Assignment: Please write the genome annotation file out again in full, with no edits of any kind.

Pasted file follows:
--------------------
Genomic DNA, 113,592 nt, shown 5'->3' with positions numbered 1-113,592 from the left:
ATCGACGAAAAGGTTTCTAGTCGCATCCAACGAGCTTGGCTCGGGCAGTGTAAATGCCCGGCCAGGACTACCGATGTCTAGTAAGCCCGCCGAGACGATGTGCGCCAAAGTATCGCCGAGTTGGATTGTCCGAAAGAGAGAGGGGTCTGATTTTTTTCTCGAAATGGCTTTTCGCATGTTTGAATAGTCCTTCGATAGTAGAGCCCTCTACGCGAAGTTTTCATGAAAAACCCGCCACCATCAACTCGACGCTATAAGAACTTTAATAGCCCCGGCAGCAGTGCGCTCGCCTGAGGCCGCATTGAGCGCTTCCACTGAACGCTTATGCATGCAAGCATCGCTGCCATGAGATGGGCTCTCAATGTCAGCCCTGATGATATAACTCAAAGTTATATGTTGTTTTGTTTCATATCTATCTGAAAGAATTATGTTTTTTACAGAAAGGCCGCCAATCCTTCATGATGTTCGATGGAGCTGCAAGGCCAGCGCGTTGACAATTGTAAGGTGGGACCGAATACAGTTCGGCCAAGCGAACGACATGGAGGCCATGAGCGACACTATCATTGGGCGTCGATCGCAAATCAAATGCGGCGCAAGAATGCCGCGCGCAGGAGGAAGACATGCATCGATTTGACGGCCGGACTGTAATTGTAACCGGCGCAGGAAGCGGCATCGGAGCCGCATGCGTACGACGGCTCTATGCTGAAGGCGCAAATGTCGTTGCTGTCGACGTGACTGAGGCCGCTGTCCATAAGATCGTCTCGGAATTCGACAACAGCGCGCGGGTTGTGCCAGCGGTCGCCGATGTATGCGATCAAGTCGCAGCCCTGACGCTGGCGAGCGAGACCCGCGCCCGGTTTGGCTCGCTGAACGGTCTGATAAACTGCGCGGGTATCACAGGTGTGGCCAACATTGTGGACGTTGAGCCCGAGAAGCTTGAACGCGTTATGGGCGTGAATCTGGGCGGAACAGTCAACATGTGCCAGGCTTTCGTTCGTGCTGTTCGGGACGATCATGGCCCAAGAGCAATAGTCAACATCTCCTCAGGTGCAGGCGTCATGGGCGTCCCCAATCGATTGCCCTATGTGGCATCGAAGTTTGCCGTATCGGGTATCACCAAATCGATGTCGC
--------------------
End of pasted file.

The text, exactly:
Genomic DNA, 113,592 nt, shown 5'->3' with positions numbered 1-113,592 from the left:
ATCGACGAAAAGGTTTCTAGTCGCATCCAACGAGCTTGGCTCGGGCAGTGTAAATGCCCGGCCAGGACTACCGATGTCTAGTAAGCCCGCCGAGACGATGTGCGCCAAAGTATCGCCGAGTTGGATTGTCCGAAAGAGAGAGGGGTCTGATTTTTTTCTCGAAATGGCTTTTCGCATGTTTGAATAGTCCTTCGATAGTAGAGCCCTCTACGCGAAGTTTTCATGAAAAACCCGCCACCATCAACTCGACGCTATAAGAACTTTAATAGCCCCGGCAGCAGTGCGCTCGCCTGAGGCCGCATTGAGCGCTTCCACTGAACGCTTATGCATGCAAGCATCGCTGCCATGAGATGGGCTCTCAATGTCAGCCCTGATGATATAACTCAAAGTTATATGTTGTTTTGTTTCATATCTATCTGAAAGAATTATGTTTTTTACAGAAAGGCCGCCAATCCTTCATGATGTTCGATGGAGCTGCAAGGCCAGCGCGTTGACAATTGTAAGGTGGGACCGAATACAGTTCGGCCAAGCGAACGACATGGAGGCCATGAGCGACACTATCATTGGGCGTCGATCGCAAATCAAATGCGGCGCAAGAATGCCGCGCGCAGGAGGAAGACATGCATCGATTTGACGGCCGGACTGTAATTGTAACCGGCGCAGGAAGCGGCATCGGAGCCGCATGCGTACGACGGCTCTATGCTGAAGGCGCAAATGTCGTTGCTGTCGACGTGACTGAGGCCGCTGTCCATAAGATCGTCTCGGAATTCGACAACAGCGCGCGGGTTGTGCCAGCGGTCGCCGATGTATGCGATCAAGTCGCAGCCCTGACGCTGGCGAGCGAGACCCGCGCCCGGTTTGGCTCGCTGAACGGTCTGATAAACTGCGCGGGTATCACAGGTGTGGCCAACATTGTGGACGTTGAGCCCGAGAAGCTTGAACGCGTTATGGGCGTGAATCTGGGCGGAACAGTCAACATGTGCCAGGCTTTCGTTCGTGCTGTTCGGGACGATCATGGCCCAAGAGCAATAGTCAACATCTCCTCAGGTGCAGGCGTCATGGGCGTCCCCAATCGATTGCCCTATGTGGCATCGAAGTTTGCCGTATCGGGTATCACCAAATCGATGTCGC